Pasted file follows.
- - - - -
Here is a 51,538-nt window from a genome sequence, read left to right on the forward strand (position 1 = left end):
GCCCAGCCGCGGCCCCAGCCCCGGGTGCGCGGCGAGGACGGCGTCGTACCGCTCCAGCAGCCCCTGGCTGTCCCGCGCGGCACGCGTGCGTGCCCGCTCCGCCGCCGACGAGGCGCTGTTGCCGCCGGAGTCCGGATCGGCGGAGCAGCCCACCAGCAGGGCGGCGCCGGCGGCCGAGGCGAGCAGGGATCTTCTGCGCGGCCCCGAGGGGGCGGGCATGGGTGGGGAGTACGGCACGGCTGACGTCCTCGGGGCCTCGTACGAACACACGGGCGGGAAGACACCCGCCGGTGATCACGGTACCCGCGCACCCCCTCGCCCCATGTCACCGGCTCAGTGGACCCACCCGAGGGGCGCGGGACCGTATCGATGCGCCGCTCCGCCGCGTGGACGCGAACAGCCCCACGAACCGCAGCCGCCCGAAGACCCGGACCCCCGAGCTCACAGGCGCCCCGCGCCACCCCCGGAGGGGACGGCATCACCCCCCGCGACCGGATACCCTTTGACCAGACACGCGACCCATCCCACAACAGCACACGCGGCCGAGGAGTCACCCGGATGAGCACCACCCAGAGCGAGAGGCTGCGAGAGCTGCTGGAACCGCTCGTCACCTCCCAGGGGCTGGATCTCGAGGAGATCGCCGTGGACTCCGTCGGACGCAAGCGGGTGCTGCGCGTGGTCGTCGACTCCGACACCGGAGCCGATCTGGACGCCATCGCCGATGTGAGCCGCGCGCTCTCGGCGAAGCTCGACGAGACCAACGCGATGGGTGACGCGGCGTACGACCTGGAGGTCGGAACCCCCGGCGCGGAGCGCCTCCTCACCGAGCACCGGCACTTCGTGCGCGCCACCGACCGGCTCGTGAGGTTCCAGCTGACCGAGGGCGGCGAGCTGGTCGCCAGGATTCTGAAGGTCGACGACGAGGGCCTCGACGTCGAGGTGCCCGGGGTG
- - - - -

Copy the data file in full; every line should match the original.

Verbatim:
Here is a 51,538-nt window from a genome sequence, read left to right on the forward strand (position 1 = left end):
GCCCAGCCGCGGCCCCAGCCCCGGGTGCGCGGCGAGGACGGCGTCGTACCGCTCCAGCAGCCCCTGGCTGTCCCGCGCGGCACGCGTGCGTGCCCGCTCCGCCGCCGACGAGGCGCTGTTGCCGCCGGAGTCCGGATCGGCGGAGCAGCCCACCAGCAGGGCGGCGCCGGCGGCCGAGGCGAGCAGGGATCTTCTGCGCGGCCCCGAGGGGGCGGGCATGGGTGGGGAGTACGGCACGGCTGACGTCCTCGGGGCCTCGTACGAACACACGGGCGGGAAGACACCCGCCGGTGATCACGGTACCCGCGCACCCCCTCGCCCCATGTCACCGGCTCAGTGGACCCACCCGAGGGGCGCGGGACCGTATCGATGCGCCGCTCCGCCGCGTGGACGCGAACAGCCCCACGAACCGCAGCCGCCCGAAGACCCGGACCCCCGAGCTCACAGGCGCCCCGCGCCACCCCCGGAGGGGACGGCATCACCCCCCGCGACCGGATACCCTTTGACCAGACACGCGACCCATCCCACAACAGCACACGCGGCCGAGGAGTCACCCGGATGAGCACCACCCAGAGCGAGAGGCTGCGAGAGCTGCTGGAACCGCTCGTCACCTCCCAGGGGCTGGATCTCGAGGAGATCGCCGTGGACTCCGTCGGACGCAAGCGGGTGCTGCGCGTGGTCGTCGACTCCGACACCGGAGCCGATCTGGACGCCATCGCCGATGTGAGCCGCGCGCTCTCGGCGAAGCTCGACGAGACCAACGCGATGGGTGACGCGGCGTACGACCTGGAGGTCGGAACCCCCGGCGCGGAGCGCCTCCTCACCGAGCACCGGCACTTCGTGCGCGCCACCGACCGGCTCGTGAGGTTCCAGCTGACCGAGGGCGGCGAGCTGGTCGCCAGGATTCTGAAGGTCGACGACGAGGGCCTCGACGTCGAGGTGCCCGGGGTG